Friday, 1 March 2013
Franco's Armchair: Review of A Generation of Men by Jonathan Frost
So, first things first. Let me, fellow fucko, start this post off with a bit of a caveat. This first chunk of the post might seem a tad bit rambly en aw, but trust me cunts and cuntesses, it be leading up to a proper point soon enough. I'm a bit of an insomniac, always have been, truth be told. Combine this with a fairly drab, lackadaisical teenage spliffersville kind of life, and basically, long story short, I've read an awful lot of books. Seriously, I could lecture English Lit if it wasn't such a corrupted place. Dickens, Joyce, Shakespeare, Byron, the whole bloody fucken In Search for Lost Time, christ on a bike like. Yeah, fucking arsehole going on about Albertine for yet another five million pages. Now, reading Frost's book, A Generation of Men, has made me more than cognizant of a few little bits en bobs that have been floating around for the past while.
Very few, so few you could count them with your fingers almost, writers write good books before the age of 35, or at the very least before 30. Like literally fuck all, and that includes philosophy as well. Sure, you've got Joyce writing mindblowing stuff The Dead when he was 26 or so, and mad as a hatter cunt who might not have ever existed Thomas Pynchon writing possibly the finest book of the 60s, the enigmatic V, at the ridiculous age of twenty six. But even then like. Pynchon's best novels, Gravity's Rainbow and Mason & Dixon, were written at 35+. Ulysses was completed when Joyce was 40, and is a far greater work than Dubliners. So, if you are one of those incredible, six sigmas to the fucken left cunts, then you're still going to write better stuff later on ken as you approach your later years. Statistically speaking. Off off. Sylvia Plath is fucking arse.
So, with Frost being 27, he's not going to be writing his best stuff, for oh, I'd say another decade or so? With that cleared up ken, we should get onto the order of the day, the fucken book review.
Sadly, it isn't great.
Well, ok, it isn't terrible. It's readable. It avoids two common pitfalls of modern literature, in that (a), it dinnae suffer from what I like to call Scott Fitzgerald adverb syndrome (he ran quickly then opened the door loudly and then walked briskly down the hall, etc) and (b), the characters aren't Marxist cutouts. In otherwords, if yous were to pick up an Oprah approved book, you'll find caricatures, empowered women, racist white men, and christ like minorities, talentless writers like Colm Toibin doing the whole, "isn't it sad that I'm gay and the whole world and all of fucken history hated gays" and whatnot. The problem is, is that these don't feel like characters. They feel like ideas, concepts. Ian is not Ian. He's fucking Roissy's beta male. Nick isn't a loser with a painful childhood, he's Roissy's omega male. This is something Aurini's book has as well, but that book balances it out with awesome villains and a buddy buddy thing going on that feels like Starksy and fucking Hutch at times, the characters gel so well together. The whole thing between Jason and Ian just feels flat. The dialogue isn't great either admittedly. It's not terrible, nothing facepalm worthy, but it feels a bit forced at times. Nerds like Nick don't talk like that, and I see these lads everyday. I dunno. It's more Frost talking through these three characters, than characters with all of these unique voices. The second issue is that it isn't particularly original. Forney mentioned Nowiki. I see Tom Wolfe all over this book. Not that that's a particularly bad thing, but Frost is still clearly finding his voice here.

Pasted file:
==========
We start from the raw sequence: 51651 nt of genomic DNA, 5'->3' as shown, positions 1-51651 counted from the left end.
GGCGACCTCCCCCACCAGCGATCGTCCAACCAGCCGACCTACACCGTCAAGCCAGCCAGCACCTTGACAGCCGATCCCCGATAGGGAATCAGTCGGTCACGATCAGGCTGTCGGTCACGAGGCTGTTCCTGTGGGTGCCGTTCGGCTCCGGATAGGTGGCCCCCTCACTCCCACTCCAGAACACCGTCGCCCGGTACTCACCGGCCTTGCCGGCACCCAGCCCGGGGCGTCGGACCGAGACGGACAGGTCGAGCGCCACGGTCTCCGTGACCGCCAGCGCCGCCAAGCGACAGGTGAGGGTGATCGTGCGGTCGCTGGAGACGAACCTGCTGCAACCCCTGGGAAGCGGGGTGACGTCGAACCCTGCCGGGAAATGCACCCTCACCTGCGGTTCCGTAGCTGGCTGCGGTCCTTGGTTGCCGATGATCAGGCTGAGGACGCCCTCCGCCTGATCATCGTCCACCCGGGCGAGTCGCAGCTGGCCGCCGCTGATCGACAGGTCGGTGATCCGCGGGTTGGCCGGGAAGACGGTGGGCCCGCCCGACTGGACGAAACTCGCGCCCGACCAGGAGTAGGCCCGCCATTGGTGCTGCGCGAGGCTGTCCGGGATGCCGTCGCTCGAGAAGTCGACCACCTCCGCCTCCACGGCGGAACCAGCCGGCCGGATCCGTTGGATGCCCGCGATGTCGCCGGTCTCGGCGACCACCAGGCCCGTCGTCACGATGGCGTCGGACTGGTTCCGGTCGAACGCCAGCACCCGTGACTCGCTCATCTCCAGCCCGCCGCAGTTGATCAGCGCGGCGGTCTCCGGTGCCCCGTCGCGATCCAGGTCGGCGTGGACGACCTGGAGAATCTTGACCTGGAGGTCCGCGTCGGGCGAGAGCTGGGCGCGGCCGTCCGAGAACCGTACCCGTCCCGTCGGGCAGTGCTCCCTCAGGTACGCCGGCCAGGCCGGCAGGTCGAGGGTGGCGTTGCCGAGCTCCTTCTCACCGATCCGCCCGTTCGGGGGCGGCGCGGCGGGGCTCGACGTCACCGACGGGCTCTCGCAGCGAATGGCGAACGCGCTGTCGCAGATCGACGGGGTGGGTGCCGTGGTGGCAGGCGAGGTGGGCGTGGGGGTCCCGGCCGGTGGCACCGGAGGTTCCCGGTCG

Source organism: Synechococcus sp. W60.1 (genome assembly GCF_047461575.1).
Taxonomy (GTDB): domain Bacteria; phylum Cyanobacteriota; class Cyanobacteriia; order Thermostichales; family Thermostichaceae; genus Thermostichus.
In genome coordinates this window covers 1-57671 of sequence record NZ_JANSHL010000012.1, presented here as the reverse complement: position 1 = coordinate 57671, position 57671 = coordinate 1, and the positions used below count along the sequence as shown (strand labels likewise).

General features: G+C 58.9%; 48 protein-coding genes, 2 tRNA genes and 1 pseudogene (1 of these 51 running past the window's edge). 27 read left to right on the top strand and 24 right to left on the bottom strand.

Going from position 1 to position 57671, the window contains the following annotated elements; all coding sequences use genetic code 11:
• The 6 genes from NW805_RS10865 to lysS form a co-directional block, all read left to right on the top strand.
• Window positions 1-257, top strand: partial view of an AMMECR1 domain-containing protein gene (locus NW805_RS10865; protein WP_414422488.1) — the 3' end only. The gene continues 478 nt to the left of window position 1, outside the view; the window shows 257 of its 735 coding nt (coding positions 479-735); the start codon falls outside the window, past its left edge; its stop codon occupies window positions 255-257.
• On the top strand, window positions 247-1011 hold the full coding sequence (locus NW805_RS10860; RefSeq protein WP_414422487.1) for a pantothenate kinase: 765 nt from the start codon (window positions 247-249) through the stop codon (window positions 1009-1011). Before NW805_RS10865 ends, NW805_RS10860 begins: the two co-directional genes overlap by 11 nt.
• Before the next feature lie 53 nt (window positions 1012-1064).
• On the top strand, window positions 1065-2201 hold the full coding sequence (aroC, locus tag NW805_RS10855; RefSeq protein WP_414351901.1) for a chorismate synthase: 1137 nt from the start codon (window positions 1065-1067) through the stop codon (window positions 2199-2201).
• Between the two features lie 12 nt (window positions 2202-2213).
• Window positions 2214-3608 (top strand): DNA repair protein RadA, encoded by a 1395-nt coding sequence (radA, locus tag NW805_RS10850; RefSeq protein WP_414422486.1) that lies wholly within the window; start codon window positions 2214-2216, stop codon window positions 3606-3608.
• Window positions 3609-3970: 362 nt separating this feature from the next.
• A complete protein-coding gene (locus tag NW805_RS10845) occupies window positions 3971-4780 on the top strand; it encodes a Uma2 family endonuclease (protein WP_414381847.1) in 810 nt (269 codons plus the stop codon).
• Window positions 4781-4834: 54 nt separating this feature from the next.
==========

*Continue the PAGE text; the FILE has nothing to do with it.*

That's not to say there isn't anything of merit. The book itself is well written. Nick's chapters are stronger than the others, the house party chapter in particular, is just an uncomfortable, depressing uncompromising read, but in a good way, it is quite striking and more than palatable. If Frost wants to get better, write material like the house party chapter, pursue this direction kid. Contra to Forney, I quite enjoyed the ending, even if it was a bit umm...shock value tied up in it.
So that's it really. It's worth your time. It's kinda like, I dunno, Pablo Honey or something, in that it isn't great per sae, but it has some incredibly impressive moments underneath, and you can see the potential later on. Frost is only going to get better, this is still better than most Man Booker Prize drivel, and I will most certainly read anything else he be putting out in the future. Hey, I'm trying to write some short stories right now, and if they turn out half as good as A Generation of Men, I'll be hella pleased, as all the cool kids would say.
Buy it here. Until March 7th, it is free. PG37C as you head to de checkout.